The FSIA’s “arbitration exception,” ICYMI, says there is no sovereign immunity if there is an agreement to arbitrate and “the agreement or award is or may be governed by a treaty or other international agreement in force for the United States calling for the recognition and enforcement of arbitral awards.”
As relevant here, the USA has two such treaties in force: the ICSID Convention and the New York Convention. But, says Spain, the awards are not based on agreements to arbitrate, because the holdings of Achmea–Komstroy were that EU Member States (at ALL relevant times) lacked legal capacity even to offer arbitration to EU-domiciled investors, the texts of the relevant BIT and ECT arbitration clauses notwithstanding.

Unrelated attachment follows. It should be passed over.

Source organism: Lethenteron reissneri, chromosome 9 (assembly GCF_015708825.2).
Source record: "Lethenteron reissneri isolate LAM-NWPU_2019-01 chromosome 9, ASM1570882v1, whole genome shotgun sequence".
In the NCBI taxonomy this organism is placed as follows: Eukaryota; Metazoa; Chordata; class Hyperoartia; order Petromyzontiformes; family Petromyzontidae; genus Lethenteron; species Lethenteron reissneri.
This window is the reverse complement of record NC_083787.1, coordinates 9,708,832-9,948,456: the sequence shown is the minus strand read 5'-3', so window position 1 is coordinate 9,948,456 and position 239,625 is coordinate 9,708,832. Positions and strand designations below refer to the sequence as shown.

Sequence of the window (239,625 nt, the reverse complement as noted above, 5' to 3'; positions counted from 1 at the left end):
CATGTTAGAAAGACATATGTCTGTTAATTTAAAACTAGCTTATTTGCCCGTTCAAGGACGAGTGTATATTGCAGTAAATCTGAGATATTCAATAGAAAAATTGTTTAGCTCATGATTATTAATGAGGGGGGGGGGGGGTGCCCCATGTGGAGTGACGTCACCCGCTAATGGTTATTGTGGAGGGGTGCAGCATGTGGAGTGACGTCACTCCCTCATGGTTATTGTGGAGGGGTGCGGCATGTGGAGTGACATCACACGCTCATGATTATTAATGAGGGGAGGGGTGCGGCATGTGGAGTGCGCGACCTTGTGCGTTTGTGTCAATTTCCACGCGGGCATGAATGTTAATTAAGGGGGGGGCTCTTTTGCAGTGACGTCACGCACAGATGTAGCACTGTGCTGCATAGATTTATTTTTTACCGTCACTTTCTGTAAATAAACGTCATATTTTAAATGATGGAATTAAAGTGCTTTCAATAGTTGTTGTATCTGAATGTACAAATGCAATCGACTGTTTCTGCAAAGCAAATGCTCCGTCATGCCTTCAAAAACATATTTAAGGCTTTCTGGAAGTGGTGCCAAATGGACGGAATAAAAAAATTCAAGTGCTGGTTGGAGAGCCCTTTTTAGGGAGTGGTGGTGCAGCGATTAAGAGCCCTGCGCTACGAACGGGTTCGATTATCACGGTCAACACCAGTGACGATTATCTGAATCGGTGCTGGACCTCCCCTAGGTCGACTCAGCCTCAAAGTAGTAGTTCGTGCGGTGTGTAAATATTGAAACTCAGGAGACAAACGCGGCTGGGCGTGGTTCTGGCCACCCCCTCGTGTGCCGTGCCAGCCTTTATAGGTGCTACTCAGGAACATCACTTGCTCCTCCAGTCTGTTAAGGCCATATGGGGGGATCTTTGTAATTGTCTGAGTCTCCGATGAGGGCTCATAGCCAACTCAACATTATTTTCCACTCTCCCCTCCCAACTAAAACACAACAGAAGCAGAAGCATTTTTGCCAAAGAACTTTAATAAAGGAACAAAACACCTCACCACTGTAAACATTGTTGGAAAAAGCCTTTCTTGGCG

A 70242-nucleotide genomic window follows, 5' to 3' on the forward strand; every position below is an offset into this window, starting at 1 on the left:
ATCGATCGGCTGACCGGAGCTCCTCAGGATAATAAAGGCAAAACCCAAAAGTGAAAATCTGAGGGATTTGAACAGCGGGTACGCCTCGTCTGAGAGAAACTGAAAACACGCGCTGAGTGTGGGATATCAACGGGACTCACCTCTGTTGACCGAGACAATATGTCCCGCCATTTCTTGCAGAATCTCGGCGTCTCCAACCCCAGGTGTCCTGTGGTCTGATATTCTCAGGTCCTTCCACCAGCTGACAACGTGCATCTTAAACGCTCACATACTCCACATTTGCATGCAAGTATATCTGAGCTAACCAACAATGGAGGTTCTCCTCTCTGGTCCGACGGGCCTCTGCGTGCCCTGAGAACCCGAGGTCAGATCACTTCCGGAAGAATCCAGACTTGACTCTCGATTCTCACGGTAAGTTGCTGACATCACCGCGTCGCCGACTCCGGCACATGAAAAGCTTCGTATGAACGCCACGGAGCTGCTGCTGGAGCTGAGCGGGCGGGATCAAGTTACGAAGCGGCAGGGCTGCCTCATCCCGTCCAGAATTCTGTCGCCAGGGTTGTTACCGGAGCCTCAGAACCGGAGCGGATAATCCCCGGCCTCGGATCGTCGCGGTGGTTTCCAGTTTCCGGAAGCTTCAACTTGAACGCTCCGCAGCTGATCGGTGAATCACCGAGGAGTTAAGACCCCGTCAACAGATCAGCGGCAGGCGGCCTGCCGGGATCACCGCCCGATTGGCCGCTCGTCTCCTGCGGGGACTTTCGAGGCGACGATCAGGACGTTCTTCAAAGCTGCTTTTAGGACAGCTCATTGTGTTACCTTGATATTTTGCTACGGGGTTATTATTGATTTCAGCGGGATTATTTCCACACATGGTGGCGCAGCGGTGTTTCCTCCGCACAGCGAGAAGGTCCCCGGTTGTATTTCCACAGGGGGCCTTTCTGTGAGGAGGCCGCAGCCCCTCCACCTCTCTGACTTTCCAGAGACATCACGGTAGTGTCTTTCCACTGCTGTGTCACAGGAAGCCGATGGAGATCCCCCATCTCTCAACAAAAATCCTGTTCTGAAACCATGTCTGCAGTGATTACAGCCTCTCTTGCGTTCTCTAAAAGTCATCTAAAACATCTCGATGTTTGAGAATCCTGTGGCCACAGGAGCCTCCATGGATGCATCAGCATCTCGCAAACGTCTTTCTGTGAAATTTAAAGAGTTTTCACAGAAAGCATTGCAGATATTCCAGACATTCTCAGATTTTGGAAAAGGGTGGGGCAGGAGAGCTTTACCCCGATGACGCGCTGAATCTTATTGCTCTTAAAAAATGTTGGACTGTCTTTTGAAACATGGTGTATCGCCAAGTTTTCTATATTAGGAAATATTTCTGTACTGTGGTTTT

All this would be less than intriguing if the judges in DDC had a uniform view of the matter. But they do not. Most of the cases say this is a question of arbitrability, not FSIA subject matter jurisdiction. These cases say “arbitrability is part of the ‘merits’ of the investment arbitrations, arbitrability was decided by the tribunals against Spain based on what US arbitration law regards as a valid delegation of arbitrability issues to the Tribunal, and the validity of that delegation makes the ‘merits’ effectively unreviewable in a US District Court.” (quotation created to summarize). The exception is a case decided March 29, 2023 called Blasket Renewable Investments, LLC v. Kingdom of Spain, 2023 WL 2682013 (D.D.C. Mar. 29, 2023), where a DDC judge accepted Spain’s argument that there was no agreement to arbitrate and therefore the investor could not get subject matter jurisdiction over Spain under the FSIA “arbitration exception.” For the DDC judge in Blasket, the lack of legal capacity to arbitrate issue presented by Achmea–Komstroy undermines the existence of an arbitration agreement, this is not a question of arbitrability for purposes of FSIA jurisdiction, and the non-existence of an agreement to arbitrate slams door of the DDC courthouse on the investors (in Blasket, Luxembourg domiciliaries). So the Blasket case and at least one case taking the opposite view (that FSIA subject matter jurisdiction does exist) are on their way to the DC Circuit Court of Appeals. But all of you want the answer now. So here is your Commentator, with his often-reliable crystal ball!